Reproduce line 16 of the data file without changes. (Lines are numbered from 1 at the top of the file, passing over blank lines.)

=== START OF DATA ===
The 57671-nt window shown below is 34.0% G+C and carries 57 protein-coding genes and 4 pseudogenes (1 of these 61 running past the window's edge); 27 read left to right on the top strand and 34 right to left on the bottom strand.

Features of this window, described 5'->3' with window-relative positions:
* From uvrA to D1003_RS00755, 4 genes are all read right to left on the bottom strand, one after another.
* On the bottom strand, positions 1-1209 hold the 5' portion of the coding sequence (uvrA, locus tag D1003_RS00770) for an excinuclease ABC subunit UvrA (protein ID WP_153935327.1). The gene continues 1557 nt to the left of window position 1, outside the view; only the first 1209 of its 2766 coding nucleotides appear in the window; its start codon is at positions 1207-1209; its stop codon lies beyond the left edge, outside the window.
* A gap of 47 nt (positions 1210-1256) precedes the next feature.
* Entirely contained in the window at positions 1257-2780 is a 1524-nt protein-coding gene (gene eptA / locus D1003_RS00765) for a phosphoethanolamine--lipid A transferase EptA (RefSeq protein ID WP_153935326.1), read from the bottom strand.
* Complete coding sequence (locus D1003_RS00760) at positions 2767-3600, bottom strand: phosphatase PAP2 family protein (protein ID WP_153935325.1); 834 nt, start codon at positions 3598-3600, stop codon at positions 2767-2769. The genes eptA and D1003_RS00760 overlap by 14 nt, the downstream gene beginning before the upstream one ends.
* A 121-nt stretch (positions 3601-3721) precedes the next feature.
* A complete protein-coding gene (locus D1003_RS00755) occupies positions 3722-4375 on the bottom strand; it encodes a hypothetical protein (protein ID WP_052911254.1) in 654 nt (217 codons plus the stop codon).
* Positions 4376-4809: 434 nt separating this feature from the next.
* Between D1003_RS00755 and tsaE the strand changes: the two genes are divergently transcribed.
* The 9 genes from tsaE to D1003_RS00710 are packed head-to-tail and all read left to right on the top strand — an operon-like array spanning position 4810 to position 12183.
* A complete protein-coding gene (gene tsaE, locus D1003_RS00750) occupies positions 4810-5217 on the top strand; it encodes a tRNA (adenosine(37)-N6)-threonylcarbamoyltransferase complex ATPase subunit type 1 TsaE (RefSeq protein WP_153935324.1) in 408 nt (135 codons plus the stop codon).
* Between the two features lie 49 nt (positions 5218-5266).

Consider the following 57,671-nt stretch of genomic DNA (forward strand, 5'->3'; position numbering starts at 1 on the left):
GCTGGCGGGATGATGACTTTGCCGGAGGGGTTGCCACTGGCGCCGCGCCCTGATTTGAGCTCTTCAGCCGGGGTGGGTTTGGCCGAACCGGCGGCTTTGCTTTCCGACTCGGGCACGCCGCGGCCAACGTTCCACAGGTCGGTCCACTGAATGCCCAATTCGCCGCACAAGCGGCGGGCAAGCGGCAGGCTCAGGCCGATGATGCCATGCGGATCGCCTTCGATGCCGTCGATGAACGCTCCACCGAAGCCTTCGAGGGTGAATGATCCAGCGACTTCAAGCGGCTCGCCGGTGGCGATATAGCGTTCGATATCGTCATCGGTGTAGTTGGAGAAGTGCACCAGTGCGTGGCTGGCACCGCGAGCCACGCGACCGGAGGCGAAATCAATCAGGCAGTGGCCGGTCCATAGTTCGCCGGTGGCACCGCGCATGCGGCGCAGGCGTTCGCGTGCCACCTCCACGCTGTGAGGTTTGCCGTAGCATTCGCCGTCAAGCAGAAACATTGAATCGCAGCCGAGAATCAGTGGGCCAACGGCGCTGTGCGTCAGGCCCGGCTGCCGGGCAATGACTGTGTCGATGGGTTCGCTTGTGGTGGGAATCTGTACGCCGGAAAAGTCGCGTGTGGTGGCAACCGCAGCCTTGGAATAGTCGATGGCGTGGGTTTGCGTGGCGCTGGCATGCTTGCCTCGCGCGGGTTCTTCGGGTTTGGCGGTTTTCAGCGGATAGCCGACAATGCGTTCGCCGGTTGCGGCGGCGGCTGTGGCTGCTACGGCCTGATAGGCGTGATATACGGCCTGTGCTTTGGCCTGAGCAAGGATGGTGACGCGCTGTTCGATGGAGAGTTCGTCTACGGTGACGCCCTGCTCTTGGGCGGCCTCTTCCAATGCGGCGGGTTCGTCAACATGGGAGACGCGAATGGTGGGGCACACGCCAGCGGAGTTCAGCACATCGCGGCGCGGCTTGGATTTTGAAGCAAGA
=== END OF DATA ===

GCTGGCGGGATGATGACTTTGCCGGAGGGGTTGCCACTGGCGCCGCGCCCTGATTTGAGCTCTTCAGCCGGGGTGGGTTTGGCCGAACCGGCGGCTTTGCTTTCCGACTCGGGCACGCCGCGGCCAACGTTCCACAGGTCGGTCCACTGAATGCCCAATTCGCCGCACAAGCGGCGGGCAAGCGGCAGGCTCAGGCCGATGATGCCATGCGGATCGCCTTCGATGCCGTCGATGAACGCTCCACCGAAGCCTTCGAGGGTGAATGATCCAGCGACTTCAAGCGGCTCGCCGGTGGCGATATAGCGTTCGATATCGTCATCGGTGTAGTTGGAGAAGTGCACCAGTGCGTGGCTGGCACCGCGAGCCACGCGACCGGAGGCGAAATCAATCAGGCAGTGGCCGGTCCATAGTTCGCCGGTGGCACCGCGCATGCGGCGCAGGCGTTCGCGTGCCACCTCCACGCTGTGAGGTTTGCCGTAGCATTCGCCGTCAAGCAGAAACATTGAATCGCAGCCGAGAATCAGTGGGCCAACGGCGCTGTGCGTCAGGCCCGGCTGCCGGGCAATGACTGTGTCGATGGGTTCGCTTGTGGTGGGAATCTGTACGCCGGAAAAGTCGCGTGTGGTGGCAACCGCAGCCTTGGAATAGTCGATGGCGTGGGTTTGCGTGGCGCTGGCATGCTTGCCTCGCGCGGGTTCTTCGGGTTTGGCGGTTTTCAGCGGATAGCCGACAATGCGTTCGCCGGTTGCGGCGGCGGCTGTGGCTGCTACGGCCTGATAGGCGTGATATACGGCCTGTGCTTTGGCCTGAGCAAGGATGGTGACGCGCTGTTCGATGGAGAGTTCGTCTACGGTGACGCCCTGCTCTTGGGCGGCCTCTTCCAATGCGGCGGGTTCGTCAACATGGGAGACGCGAATGGTGGGGCACACGCCAGCGGAGTTCAGCACATCGCGGCGCGGCTTGGATTTTGAAGCAAGA